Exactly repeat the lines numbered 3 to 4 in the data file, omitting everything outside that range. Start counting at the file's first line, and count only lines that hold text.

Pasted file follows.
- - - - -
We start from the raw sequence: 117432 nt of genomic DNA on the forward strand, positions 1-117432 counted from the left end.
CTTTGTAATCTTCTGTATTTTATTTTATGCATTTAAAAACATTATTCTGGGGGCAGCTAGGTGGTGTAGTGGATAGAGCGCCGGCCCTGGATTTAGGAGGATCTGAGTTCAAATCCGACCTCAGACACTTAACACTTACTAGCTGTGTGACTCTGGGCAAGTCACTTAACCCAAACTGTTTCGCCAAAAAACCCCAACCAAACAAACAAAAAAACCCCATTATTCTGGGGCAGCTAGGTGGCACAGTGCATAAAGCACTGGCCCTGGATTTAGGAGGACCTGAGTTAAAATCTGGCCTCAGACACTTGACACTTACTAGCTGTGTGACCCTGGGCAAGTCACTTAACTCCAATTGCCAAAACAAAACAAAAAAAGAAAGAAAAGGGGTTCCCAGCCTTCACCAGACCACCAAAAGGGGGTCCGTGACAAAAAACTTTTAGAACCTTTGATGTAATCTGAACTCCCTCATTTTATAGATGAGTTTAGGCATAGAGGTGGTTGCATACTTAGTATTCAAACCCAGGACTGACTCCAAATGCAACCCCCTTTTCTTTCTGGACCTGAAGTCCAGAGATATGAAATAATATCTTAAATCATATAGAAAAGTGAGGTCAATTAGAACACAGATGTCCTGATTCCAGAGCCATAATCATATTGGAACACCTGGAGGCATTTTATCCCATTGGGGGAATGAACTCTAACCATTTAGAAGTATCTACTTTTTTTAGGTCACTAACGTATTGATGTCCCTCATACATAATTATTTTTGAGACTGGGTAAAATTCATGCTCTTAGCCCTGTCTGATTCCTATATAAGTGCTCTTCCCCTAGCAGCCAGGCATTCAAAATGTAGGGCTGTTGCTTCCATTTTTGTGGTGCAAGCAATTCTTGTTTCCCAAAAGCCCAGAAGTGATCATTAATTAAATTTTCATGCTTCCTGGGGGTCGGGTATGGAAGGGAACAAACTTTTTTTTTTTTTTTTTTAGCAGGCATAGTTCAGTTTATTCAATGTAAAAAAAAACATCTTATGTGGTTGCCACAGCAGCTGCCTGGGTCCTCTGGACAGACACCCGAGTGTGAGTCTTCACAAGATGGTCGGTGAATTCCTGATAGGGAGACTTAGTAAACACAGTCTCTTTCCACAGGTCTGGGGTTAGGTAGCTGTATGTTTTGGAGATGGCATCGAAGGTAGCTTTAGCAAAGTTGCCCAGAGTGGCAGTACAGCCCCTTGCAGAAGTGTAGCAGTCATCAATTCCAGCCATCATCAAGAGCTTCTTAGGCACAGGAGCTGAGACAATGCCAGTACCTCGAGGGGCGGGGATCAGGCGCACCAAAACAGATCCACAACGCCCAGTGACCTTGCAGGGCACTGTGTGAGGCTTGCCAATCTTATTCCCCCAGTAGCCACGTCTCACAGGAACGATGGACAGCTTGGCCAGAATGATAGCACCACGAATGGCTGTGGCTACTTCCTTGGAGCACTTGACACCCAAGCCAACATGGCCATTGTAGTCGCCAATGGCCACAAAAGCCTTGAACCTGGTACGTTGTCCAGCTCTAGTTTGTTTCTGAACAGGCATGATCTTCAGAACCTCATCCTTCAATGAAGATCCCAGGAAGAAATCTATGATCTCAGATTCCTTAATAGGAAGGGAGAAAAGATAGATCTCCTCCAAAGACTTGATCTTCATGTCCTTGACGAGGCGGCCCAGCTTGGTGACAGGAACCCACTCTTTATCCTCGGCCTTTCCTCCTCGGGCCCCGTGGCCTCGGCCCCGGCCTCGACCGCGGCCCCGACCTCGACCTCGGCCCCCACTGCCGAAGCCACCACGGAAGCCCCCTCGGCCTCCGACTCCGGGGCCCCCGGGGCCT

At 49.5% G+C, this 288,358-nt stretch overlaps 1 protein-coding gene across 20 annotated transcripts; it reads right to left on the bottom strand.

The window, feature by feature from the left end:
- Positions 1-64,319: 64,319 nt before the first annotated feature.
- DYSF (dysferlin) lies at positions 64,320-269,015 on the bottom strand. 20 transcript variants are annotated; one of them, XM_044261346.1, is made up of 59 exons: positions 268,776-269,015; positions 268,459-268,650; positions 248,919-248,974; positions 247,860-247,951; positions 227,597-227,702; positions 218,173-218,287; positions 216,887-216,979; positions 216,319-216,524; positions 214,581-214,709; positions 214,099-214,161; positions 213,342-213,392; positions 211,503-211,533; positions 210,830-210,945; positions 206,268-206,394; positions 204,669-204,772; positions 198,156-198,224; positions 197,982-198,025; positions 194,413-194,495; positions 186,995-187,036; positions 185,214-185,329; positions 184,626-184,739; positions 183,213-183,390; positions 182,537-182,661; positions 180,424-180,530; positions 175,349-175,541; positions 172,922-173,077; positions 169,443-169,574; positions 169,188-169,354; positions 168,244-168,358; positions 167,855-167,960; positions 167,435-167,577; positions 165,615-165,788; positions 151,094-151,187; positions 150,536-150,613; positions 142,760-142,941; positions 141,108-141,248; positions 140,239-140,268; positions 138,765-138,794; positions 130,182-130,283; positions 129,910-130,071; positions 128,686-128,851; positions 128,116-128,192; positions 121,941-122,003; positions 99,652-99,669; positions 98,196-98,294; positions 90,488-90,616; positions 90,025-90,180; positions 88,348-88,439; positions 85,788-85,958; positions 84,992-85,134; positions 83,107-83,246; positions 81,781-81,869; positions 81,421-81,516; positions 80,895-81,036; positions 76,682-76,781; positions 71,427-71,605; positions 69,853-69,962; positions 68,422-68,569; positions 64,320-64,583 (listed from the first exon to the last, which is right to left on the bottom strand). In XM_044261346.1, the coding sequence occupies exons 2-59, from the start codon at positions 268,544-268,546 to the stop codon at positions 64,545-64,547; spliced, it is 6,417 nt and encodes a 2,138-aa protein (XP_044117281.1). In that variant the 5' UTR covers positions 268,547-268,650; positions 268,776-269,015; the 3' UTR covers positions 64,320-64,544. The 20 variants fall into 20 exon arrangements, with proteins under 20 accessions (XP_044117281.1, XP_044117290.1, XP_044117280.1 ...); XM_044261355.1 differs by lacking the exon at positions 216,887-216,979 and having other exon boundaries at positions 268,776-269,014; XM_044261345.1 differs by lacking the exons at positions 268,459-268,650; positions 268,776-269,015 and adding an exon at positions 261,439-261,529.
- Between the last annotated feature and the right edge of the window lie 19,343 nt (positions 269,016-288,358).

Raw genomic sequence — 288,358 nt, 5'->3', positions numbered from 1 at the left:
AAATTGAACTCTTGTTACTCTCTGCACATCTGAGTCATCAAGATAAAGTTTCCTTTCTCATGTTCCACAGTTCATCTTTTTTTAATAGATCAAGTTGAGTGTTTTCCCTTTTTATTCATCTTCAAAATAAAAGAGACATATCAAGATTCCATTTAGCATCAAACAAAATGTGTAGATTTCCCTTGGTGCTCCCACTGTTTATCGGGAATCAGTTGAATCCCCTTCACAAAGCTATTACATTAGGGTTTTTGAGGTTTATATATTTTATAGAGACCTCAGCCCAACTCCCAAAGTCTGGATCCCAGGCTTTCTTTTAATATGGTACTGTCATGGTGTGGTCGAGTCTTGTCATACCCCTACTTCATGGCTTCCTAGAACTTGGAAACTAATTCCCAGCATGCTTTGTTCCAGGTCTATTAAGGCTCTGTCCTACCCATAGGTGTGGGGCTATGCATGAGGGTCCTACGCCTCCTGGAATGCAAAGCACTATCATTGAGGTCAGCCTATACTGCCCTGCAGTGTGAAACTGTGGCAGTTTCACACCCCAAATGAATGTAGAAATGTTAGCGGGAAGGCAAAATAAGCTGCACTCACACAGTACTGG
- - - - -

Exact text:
At 49.5% G+C, this 288,358-nt stretch overlaps 1 protein-coding gene across 20 annotated transcripts; it reads right to left on the bottom strand.

The window, feature by feature from the left end: